James Clarence “Jed” Meadows


James Clarence “Jed” Meadows

Greene County, Mississippi, USA
Death 21 Mar 2022 (aged 90)
Shelby County, Alabama, USA
Burial Lower Burrell, Westmoreland County, Pennsylvania, USA
Plot Temple of Love Mausoleum - Section: 1001; Row C; Level #4.
Memorial ID 210633969 View Source

On March 21, 2022, James took his last dying breath in Shelby County, Alabama, less than 200 miles from Greene County, Mississippi, where he took his first breath of life 90 years ago on September 23, 1931.

James was the fourth of six children born to his parents William C Meadows (1904-1990) and Lettie L McClain Meadows (1901-1979), who all predeceased him. Mildred M Matechen (1923-2022); Lou Edith Boutwell (1926-2020); William E (1929-2002); Verna Mae Van Deusen (1933-1964); and Edward L (1938-1939).

James's health rapidly declined after he was informed that his last living sibling, Mildred went to be with her Lord on March 2, 2022.

In 1947, at age 15, James came to Pennsylvania with Mildred, where he met and fell forever in love with his wife of 72 years Norma Jean Feil Meadows (1931-2019). Together they overcame the challenges of life while caring and providing for their eight children. When times were tough, and life seemed to be beating him down, James would always say, "I'll get through it".

April 10, 1952 was a day James often mentioned. It was the day his daughter, Donna was born, and the day he started working at Ingall's Iron Works in Verona, PA, where he was employed for the next 30 years. Within the next couple of years James moved his then small family from Little Italy to Russellton and could afford to purchase his first and only Cadillac.

After living for short times in various places in Curtisville #1, Little Italy, and Russellton #1 and #2, in 1959 James and Norma settled down and purchased Jed's Little Acre, in Frazer Twp where he served as Frazer Twp #1 Fire Chief and Twp Supervisor. Among other township improvements James was influential in getting approval for the Frazer Township Memorial Parklet, to honor all veterans. James enjoyed hobnobbing and took pride in being involved in the long fight to get approval for the construction of the Pittsburgh Mills mall.

Besides his children, James also raised pigs and chickens, and was actively involved in breeding and racing homing pigeons. In 1960 one of his pigeons, flying an average of 31.28 mph against a NE wind, won fourth place of honor in a 322 mile flight from Greenfield, Indiana. His pigeon could have won first place if it had not lingered outside the pigeon coop before going inside to be clocked.

Over the years James went from owning a Cadillac to owning station wagons. Every year he would load his family and drive to Mississippi to visit his family. On Saturday's he would take the whole family to the Sunset Drive In. Somewhere along the line, the station wagons were traded in for a Volkswagen Beetle, which got better gas mileage, but was a little small for a family of 10.

In the 60's James enjoyed talking on his CB radio. He mounted an 8 ½' long CB antenna on the Volkswagen Beetle for his mobile unit and a ground-plane on his house roof. His call sign was KIE-0134. On his calling card were pictures of the entire family which read, "THERE ARE 20 EARS LISTENING FOR YOU TO CALL THE MEADOWS".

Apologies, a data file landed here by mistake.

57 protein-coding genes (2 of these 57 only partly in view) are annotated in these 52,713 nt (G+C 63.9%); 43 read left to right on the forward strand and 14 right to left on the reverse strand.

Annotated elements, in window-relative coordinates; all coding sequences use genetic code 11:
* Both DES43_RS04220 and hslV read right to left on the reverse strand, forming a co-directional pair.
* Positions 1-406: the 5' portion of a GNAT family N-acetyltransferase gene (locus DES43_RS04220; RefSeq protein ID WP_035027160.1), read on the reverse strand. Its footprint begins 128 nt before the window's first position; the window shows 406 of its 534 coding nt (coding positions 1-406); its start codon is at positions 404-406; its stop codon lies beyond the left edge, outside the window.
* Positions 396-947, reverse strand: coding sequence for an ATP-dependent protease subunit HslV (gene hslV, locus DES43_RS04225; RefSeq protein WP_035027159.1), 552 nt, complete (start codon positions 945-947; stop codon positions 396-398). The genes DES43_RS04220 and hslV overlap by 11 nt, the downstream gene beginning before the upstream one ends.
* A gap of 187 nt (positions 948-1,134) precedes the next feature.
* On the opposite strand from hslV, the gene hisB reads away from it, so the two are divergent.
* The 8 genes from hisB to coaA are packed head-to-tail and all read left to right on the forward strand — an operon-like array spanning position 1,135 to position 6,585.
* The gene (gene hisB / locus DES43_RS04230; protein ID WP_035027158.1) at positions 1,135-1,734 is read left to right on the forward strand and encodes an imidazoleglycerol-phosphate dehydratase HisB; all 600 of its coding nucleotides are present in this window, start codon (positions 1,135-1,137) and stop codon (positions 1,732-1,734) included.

In the 60's James also enjoyed collecting both old and new coins and started a coin collection which he added to until 2019, when it mysteriously disappeared. Besides collecting coins James also enjoyed giving "Yankee dimes" to anyone willing to accept them.

During his life-time James was self-taught and was a jack-of-all-trades. From 1978 through 1986, James purchased four rental properties in Tarentum and Brackenridge, which along with his own house, kept him busy maintaining them.
In 1982, when Ingall's closed, James was elected president of the Allegheny Valley Firemen's Association. He opened the "Variety Store" with the help of his long-time best friend James Beacom, Donna and her husband Al Frederick.

After James retired he kept himself occupied designing and constructing useful things out of wood. Some of the smaller items were Lazy Susan's; salt and pepper shakers; upright paper towel holders; a variety of different boot and wood bird houses, with bluebird houses being his favorite; and stamp holders, all of which he took pleasure in gifting to his family.

James and Norma enjoyed listening to music from their extensive music collection. Their favorite artists were Gene Watson and Charlie Pride. One of James favorite songs was "Teach Your Children". In 2007 they endured the unbearable loss of their favorite son Joey (1954-2007). From then on, no more music would be heard in the Meadows house.

Except for the pigeon incident, James was never heard to utter a harsh word or display an angry temper. Together they welcomed anyone who could find time to visit them. Their compassion was without equal and they sacrificed deeply in behalf of family, friends, and anyone in need.

James had but one hope of his children after his death: "It is my desire to have no formal viewing and my body is to be taken immediately to the cemetery for burial at Greenwood."

James loved life and everything that was part of it. His friendly southern charm attracted people who gave him their respect and admiration.

Donna and Albert Frederick will be hosting a dinner to honor James on Friday, April 8, 2022 between 5 and 8 PM at 35 Sycamore Street, Natrona. All friends and relatives of James are invited to attend.

Family Members



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